WASHINGTON - The GOP-controlled House of Representatives pushed the nation over the cliff into a government shutdown at 12 a.m. Tuesday after the failure of their 45th attempt to destroy the Affordable Care Act, known as Obamacare. The shutdown immediately forced some 800,000 workers off the job and suspended an array of critical federal programs and services.
In addition to wanting to kill Obamacare Republicans have tried for weeks now to push through an entire right-wing wish list in exchange for not shutting down the government. Their 21-point wish list included everything from means-testing Social Security benefits to eliminating health insurance coverage for birth control and slashing funds for food stamps.
As of Tuesday half the civilian workforce in the Department of Defense has been furloughed without pay and the other half is working without pay.
Clinical services have been cut off for nearly 9 million pregnant women, recent mothers and young children.
More than 400 national parks, museums and zoos have been shut down.
Educational, compensation and pension benefits for hundreds of thousands of veterans have been put on hold, as have applications for new Social Security benefits and services for seniors.
If the shutdown lasts for the same length of time as it did in the mid-1990s, 27 days, estimates are that the cost to taxpayers will be about $2 billion.
Postal service will continue as usual because it is self-funded.
The Senate twice Monday rejected House-passed bills that, first, conditioned keeping the government open to delaying key portions of the 2010 Obamacare law, and second, delayed for a year the law's requirement that millions of people buy health insurance. The House passed the last version again early Tuesday, after the shutdown. Senate Majority Leader Harry Reid, D-Nev., said the same fate would await this bill Tuesday afternoon when the Senate reconvenes.
President Obama compared the Republicans' action Monday to holding the nation hostage. "You don't get to extract a ransom for doing your job. For doing what you're supposed to be doing anyway, or just because there's a law there that you don't like," he said.
It appeared that the president and Senate Democrats might have the upper hand, as even some Republicans concede.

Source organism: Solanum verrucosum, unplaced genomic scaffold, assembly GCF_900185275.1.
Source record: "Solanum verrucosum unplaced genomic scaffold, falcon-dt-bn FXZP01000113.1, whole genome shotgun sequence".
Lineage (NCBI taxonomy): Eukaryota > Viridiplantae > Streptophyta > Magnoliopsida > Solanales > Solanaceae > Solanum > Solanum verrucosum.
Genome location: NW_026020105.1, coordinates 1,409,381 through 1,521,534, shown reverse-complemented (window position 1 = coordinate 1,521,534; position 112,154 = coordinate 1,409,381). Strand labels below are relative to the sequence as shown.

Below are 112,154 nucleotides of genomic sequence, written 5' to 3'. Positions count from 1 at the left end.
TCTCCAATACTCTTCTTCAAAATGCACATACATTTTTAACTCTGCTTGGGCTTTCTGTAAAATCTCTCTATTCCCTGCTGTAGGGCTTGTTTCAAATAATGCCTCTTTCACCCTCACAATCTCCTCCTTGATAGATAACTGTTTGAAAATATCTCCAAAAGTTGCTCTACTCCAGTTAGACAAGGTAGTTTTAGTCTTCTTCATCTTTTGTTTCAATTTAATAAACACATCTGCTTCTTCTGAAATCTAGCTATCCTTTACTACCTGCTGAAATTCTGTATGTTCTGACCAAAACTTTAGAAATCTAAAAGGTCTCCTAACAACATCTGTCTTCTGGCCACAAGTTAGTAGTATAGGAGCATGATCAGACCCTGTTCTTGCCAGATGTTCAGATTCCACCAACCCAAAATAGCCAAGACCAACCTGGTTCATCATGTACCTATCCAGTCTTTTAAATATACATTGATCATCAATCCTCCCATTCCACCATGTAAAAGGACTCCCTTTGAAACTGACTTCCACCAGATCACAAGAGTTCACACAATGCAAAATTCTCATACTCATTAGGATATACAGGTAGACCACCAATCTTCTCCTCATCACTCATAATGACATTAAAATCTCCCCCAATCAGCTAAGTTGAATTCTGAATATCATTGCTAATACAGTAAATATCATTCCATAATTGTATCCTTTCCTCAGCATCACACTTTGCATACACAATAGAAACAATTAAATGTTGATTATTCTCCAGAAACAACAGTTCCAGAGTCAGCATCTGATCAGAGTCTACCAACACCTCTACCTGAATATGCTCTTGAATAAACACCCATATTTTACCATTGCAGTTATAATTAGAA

"We can't win," said Sen. John McCain, R-Ariz., adding that "sooner or later" the House would have to agree to Democrats' demands for a simple, straightforward funding bill reopening the government.
President Obama's refusal to negotiate under the barrel of a tea party gun has the support of the union that represents the 800,000 government workers already furloughed.
"President Obama has promised that he will not negotiate to end this crisis, and we strongly support that position," declared J. David Cox, president of the American Federation of Government Employees. "Recent similar standoffs have been resolved largely on the backs of federal employees, taking away our pay, retirement, and jobs. This time, we expect the administration to hold form, and resist the temptation to give in by cutting federal retirement or Social Security. There is no justification for using federal employees to pay ransom."
Richard Trumka, president of the AFL-CIO, said shutting down the government to prove a point is a "temper tantrum worthy of a four-year-old."
"It's bad enough that Republicans' intellectually dishonest austerity policies have starved the United States of the public investment necessary for shared prosperity in the future," Trumka said. "Sequester was and remains a complicated name for a disastrous policy, but somehow Republicans have managed to go from pushing irresponsible policies to something even worse."
"We stand with President Obama," Trumka said, "as he rejects unequivocally all Republican hostage taking. And we agree with the president that it would be a disastrous precedent for our democracy if we have any negotiations over the debt ceiling."
"Repeal the job-killing sequester," Trumka declared. "Protect food aid for the poor. And create jobs and raise hundreds of billions of dollars to invest in our future by ending tax subsidies for outsourcing."
Photo: Workers with the Environmental Protection Agency and the Department of Housing and Urban Development protest the government shutdown in downtown Chicago. M. Spencer Green/AP